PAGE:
July 18, 2013
The other day,I was thinking about some of my genealogy search journeys, specifically one that I have been on for several years now--tracking the descendants of my paternal great-grandparents.
To back up a bit, my father was old enough to be my grandfather, so there are two generations of space between our ages. As a consequence, he was always telling ancient family stories about people that were not still alive. I know I probably did not connect with some of the stories or remember them very well because I never had met the people concerned. But the stories I did remember kicked in and played like tapes in my mind after my father’s death. How I wished I could have tapped his brain for more! As a result, I found myself simmering in an undercurrent of nagging curiosity. What happened to these five boys of my great-grandparents? The pictures I have of each of them do not begin to tell the tale.
So, like a bloodhound, I began to track them and their families as they left their home nest in Story County, Iowa, one by one.
Abel W. – the oldest, originally born in Ohio, grew up in Iowa. He took his young family to Wyoming, then to Colorado, and ended up at Fort Scott, Kansas. We visited the genealogy society library in Fort Scott, which housed a treasure trove of local information, and also found his gravesite.
William C. – next in line, had a grocery store in Collins, Iowa with his brother (my grandfather). He also lived in Nebraska, Kansas, Missouri, and then back in Iowa, where he is buried in the same cemetery as his parents. His son Morris, who I never knew existed, had problems with the law. He was jailed, later released, and eventually died in a train yard accident. (Why would my father have not told me this, except the accident happened 10 years before I was born?) I knew about one of William’s daughters, but not the other, who I found taught school, had married three times and lived in Iowa, Missouri, and finally, Michigan.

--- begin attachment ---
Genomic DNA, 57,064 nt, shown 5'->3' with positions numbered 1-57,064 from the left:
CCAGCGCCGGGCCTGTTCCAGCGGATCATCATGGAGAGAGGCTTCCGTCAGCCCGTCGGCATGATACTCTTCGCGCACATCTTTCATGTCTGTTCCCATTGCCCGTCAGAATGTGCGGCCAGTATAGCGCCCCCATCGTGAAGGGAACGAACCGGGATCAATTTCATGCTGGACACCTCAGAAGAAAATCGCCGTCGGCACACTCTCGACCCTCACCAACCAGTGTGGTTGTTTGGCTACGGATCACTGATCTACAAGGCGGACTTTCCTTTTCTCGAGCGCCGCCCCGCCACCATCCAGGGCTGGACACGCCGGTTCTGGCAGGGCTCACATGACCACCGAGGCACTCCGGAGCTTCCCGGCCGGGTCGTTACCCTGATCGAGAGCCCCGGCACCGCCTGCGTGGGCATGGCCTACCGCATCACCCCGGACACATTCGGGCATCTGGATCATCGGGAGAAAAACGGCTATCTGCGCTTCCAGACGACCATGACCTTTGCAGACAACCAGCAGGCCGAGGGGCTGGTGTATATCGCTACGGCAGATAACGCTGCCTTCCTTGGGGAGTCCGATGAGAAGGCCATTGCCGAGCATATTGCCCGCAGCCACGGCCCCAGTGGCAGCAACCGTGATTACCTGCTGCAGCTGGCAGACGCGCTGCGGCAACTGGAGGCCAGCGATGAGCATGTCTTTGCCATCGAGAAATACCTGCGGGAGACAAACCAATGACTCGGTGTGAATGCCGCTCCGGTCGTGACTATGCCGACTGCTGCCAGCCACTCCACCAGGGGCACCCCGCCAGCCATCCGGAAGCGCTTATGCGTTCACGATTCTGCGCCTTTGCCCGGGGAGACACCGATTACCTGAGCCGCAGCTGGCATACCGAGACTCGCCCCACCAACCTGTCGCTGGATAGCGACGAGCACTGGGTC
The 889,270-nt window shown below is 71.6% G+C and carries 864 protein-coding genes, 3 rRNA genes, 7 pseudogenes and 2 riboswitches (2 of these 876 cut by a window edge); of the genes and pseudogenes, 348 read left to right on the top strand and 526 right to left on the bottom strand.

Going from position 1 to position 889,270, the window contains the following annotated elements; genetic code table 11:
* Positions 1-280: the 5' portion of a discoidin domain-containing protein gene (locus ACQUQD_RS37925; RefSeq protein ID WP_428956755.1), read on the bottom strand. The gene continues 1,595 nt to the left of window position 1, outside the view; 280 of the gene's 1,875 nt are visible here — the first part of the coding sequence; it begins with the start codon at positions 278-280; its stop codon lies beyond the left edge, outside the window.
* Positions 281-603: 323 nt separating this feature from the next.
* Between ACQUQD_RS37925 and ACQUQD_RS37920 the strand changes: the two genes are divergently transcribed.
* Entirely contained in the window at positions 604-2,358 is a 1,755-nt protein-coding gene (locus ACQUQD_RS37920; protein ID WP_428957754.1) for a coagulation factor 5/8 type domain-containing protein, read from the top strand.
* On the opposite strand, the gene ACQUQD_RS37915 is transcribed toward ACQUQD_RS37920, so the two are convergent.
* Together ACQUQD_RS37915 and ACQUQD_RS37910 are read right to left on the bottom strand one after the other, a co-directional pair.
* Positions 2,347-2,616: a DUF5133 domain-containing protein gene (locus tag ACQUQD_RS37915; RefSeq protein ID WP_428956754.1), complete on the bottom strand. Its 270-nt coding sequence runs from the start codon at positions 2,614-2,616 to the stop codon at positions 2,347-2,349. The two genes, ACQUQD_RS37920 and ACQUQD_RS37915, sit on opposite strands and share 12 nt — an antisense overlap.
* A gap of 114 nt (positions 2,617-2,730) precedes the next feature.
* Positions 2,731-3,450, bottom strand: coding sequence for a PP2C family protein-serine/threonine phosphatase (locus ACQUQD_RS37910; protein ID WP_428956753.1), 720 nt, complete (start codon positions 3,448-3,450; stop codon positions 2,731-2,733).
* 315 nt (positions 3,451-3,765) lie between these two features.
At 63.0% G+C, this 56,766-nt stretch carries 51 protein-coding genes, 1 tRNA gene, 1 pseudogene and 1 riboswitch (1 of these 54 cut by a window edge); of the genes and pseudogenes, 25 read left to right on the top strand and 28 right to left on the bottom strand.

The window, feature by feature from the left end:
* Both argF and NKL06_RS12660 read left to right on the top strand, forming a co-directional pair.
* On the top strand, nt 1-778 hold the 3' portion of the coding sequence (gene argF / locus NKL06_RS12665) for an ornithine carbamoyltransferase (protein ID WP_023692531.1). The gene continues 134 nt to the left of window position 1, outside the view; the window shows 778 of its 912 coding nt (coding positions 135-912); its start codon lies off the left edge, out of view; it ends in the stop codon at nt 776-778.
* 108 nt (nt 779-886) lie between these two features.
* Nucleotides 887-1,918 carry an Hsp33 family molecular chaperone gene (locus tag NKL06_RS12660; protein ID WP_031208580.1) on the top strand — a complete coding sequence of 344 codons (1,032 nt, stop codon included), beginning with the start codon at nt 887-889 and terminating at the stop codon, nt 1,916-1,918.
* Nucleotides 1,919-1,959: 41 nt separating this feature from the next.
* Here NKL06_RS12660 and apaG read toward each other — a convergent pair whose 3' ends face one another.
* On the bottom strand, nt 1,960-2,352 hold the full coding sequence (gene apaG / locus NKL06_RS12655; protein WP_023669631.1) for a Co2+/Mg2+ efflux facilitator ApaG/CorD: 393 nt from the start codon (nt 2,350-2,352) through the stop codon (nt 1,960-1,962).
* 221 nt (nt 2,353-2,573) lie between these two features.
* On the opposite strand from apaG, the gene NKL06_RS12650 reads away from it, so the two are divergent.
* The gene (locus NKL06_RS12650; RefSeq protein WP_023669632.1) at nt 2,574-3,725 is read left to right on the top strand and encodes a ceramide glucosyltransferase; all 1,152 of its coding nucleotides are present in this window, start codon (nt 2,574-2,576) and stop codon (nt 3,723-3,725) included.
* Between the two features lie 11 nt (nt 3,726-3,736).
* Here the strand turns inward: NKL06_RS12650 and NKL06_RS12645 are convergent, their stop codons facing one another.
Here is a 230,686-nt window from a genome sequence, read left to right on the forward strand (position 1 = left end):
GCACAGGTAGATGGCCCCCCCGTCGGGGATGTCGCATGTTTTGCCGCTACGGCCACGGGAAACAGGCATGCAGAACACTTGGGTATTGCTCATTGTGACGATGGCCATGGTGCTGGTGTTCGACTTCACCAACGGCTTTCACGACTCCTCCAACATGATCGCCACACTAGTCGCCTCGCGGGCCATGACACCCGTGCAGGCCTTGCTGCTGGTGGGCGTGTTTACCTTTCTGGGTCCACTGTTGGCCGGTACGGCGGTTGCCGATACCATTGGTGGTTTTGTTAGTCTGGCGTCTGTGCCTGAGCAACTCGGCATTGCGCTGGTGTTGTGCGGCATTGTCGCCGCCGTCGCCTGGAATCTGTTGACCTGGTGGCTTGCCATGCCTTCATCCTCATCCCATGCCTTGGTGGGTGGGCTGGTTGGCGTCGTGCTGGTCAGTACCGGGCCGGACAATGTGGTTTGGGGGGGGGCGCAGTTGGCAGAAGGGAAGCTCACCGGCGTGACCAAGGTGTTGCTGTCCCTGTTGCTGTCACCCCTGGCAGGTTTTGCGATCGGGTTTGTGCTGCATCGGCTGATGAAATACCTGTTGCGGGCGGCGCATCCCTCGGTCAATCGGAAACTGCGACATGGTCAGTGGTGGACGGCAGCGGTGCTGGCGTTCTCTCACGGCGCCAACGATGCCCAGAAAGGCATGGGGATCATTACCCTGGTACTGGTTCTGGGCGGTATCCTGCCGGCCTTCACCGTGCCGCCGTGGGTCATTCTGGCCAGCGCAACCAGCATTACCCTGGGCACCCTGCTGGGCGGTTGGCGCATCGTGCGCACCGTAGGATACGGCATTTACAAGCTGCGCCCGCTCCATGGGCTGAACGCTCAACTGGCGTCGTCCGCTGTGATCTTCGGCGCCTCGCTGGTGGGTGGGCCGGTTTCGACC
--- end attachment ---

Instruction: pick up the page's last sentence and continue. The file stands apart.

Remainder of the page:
George H. – moved from Iowa to the Kansas City area. His first wife died, and he remarried to begin a second family, who stayed in this area.
John C. (my grandfather) – also lost his first wife and their children, married again and had six children who lived long lives and moved to a farm in northwest Missouri where they ended up staying, and where I grew up.
Evan L. – the youngest, moved from Iowa to southern Missouri, and though I found that another genealogist listed his death date, there was no place noted. This was oddly unsettling. I searched and searched and finally found that he had moved to Denver, where he spent his last years and is buried.
So now, I have those boys and many of their families accounted for and feel much more at peace about them. As more information is available digitally with optical character recognition and more records accessible all the time, I don’t doubt I will turn up more. That remains to be seen.
My intense curiosity has paid off! I can finally begin to put them to rest in my mind with many of my questions answered. It has been a fun and enlightening journey trying to uncover more about them and getting to know about them. In the process, I have come to realize that this wondrous quality of curiosity is behind every genealogist’s burning desire to know more. It is most certainly a quality we should all encourage in our younger generations so that the questions get asked while there is still someone around who can answer them, and if not, to forge ahead on our own to discover from the abundance of sources available to us today.
Midwest Genealogy Center